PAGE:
That home is not in her school board district, District 2, but in the district represented by board member Lisa Flores. With the exception of at-large members, Denver school board members must live in the districts they represent.

“If it weren’t the case, I would still be running,” Rodriguez said.

During her four-year tenure, Rodriguez worked with community groups and others to spotlight student achievement in southwest Denver, leading to new schools and better transportation.

Former Denver Public Schools teacher and Denver native Angela Cobian announced Wednesday that she is running for the seat. Rodriguez has endorsed Cobian, a political newcomer who works for the nonprofit Leadership for Educational Equity, which helps Teach for America members and alumni get involved in politics and advocacy.

All seven current board members support Denver’s nationally known brand of education reform, which includes a “portfolio” of traditional district-run, charter, magnet and innovation schools.

With four of the the board’s seats up for grabs this November, the campaign presents an opportunity for opponents of those reforms to again try to get a voice on the board.

The field is still very much taking shape. The most competitive race so far involves District 4 in northeast Denver. Incumbent Rachele Espiritu, who was appointed to the seat last year, announced her campaign earlier this month. The board chose Espiritu after its initial pick, MiDian Holmes, withdrew after a child abuse case came to light and she was not forthcoming with all the details.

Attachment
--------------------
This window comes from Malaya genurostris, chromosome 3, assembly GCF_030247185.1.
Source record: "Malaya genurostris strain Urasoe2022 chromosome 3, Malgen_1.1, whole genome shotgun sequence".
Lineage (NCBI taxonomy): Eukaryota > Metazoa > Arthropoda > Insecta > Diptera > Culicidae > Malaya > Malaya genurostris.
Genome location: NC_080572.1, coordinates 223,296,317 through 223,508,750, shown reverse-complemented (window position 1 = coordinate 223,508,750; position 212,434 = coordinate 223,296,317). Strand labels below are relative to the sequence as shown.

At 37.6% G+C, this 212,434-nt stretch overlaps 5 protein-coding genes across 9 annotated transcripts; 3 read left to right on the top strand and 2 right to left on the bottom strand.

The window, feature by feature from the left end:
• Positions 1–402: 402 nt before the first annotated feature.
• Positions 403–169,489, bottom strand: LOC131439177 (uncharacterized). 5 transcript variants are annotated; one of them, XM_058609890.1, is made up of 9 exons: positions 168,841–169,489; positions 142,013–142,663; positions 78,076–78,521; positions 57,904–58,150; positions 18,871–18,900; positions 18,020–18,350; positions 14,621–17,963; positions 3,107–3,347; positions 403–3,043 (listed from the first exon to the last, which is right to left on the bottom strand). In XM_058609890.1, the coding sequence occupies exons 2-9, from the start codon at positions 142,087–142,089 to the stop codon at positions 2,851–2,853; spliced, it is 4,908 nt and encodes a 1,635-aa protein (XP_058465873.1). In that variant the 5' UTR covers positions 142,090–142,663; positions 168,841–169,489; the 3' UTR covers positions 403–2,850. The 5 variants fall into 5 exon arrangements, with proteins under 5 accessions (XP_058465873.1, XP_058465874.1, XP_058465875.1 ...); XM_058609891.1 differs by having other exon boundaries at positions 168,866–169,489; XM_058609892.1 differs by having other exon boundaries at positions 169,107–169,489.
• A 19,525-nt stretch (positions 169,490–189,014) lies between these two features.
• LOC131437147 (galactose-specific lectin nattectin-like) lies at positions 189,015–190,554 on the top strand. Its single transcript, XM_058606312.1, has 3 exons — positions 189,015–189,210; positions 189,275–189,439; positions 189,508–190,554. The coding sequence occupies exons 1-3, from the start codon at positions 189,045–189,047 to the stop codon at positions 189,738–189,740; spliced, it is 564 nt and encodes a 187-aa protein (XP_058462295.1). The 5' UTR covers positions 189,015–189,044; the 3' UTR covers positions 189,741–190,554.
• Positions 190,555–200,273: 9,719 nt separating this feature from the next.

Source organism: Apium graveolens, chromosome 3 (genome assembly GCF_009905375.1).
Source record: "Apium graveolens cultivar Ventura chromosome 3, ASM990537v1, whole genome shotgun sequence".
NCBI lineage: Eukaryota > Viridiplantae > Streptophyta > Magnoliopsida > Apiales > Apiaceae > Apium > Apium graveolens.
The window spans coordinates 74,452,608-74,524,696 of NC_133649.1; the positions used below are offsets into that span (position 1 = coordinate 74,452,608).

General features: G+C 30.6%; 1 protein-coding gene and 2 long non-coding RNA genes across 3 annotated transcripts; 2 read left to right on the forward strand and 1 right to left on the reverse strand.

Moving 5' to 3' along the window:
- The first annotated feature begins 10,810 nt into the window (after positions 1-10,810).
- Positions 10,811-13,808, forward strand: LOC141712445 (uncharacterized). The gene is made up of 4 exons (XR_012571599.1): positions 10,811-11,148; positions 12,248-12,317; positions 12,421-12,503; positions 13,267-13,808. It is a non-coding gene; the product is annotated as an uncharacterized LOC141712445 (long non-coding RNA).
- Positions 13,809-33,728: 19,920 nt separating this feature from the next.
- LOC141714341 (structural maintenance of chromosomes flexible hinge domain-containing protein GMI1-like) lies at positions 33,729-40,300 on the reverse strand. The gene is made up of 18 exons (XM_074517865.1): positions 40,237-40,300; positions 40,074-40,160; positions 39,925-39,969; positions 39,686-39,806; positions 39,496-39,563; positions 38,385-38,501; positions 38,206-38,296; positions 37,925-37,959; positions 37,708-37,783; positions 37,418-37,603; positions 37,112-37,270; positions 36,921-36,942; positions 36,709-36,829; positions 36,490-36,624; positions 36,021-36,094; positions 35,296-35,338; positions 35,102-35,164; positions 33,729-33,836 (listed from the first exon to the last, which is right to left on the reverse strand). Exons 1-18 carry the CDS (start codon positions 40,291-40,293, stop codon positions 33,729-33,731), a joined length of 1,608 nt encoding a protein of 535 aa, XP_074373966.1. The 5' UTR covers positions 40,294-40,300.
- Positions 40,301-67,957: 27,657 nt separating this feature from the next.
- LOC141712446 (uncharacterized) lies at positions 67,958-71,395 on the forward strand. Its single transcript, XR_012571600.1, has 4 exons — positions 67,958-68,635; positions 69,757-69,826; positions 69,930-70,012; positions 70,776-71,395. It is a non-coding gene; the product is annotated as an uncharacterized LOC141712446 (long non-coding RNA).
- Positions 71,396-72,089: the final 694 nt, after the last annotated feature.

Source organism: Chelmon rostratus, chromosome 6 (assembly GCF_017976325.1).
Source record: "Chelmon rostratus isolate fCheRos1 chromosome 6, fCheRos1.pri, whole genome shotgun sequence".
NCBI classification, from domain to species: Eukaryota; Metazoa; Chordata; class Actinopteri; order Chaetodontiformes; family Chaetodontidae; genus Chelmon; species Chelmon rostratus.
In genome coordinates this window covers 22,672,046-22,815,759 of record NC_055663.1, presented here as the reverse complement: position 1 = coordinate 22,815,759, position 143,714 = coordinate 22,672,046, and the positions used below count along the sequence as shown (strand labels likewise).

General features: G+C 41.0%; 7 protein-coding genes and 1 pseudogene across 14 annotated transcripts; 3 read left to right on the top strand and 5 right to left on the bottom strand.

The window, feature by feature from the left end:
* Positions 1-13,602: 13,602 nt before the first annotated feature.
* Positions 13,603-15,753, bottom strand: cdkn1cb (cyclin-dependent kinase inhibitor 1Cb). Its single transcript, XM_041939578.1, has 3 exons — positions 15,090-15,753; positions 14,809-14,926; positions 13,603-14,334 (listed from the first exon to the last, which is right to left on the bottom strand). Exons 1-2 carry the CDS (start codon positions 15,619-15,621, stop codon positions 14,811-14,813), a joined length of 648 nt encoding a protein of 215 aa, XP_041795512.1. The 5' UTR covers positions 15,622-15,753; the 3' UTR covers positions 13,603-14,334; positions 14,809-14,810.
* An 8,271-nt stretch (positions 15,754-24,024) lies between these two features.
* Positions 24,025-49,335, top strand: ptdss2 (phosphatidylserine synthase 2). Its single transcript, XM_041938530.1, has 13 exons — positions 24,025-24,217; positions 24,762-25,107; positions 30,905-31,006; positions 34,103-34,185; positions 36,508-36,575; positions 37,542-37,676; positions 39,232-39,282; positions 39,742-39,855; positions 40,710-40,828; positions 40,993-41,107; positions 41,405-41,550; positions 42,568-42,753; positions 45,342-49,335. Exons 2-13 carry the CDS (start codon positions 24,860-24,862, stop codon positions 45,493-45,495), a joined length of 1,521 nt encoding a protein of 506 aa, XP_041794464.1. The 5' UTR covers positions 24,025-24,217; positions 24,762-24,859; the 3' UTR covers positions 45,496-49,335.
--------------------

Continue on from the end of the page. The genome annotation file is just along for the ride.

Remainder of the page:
Also filing paperwork to run in District 4 is Jennifer Bacon, who was a finalist in the process that led to the board picking Espiritu. Auontai “Tay” Anderson, the student body president of Manual High School, declared his candidacy for the northeast Denver seat in April.

Incumbents Mike Johnson and Barbara O’Brien have not yet filed election paperwork with the state. Two candidates have declared for O’Brien’s at-large seat: Julie Banuelos and Jo Ann Fujioka.

equity issues

A report found black students and teachers in Denver face inequities. Can these 11 recommendations make a difference?

PHOTO: RJ Sangosti/Denver Post
A student at Ashley Elementary School in Denver.

Helping African-American families understand their children’s school choices, offering signing bonuses to prospective black teachers and making student discipline data count in school ratings are among the recommendations of a task force that tackled inequities faced by African-American students and educators in Denver.

“Once we were able to get past some of the hurts that people experienced, once we were able to come up with the root causes and understand this process is going to be uncomfortable, we were able to come together in a way to do the work we need to do,” Allen Smith, the associate chief of Denver Public Schools’ Culture, Equity and Leadership Team, said Wednesday at an event to reveal the recommendations and solicit feedback at Bruce Randolph School on the city’s northeast side.

The DPS African-American Equity Task Force, which was comprised of more than 100 members, made 11 recommendations in all. (Read them in full below.) They include directing the district to:

— Design a tool to assist African-American families in understanding which schools best match their students’ needs and interests, and “generate personalized recommendations.”

— Require every school to create an Equity Plan “designed to strengthen relationships between African-Americans and schools” through strategies such as home visits by teachers.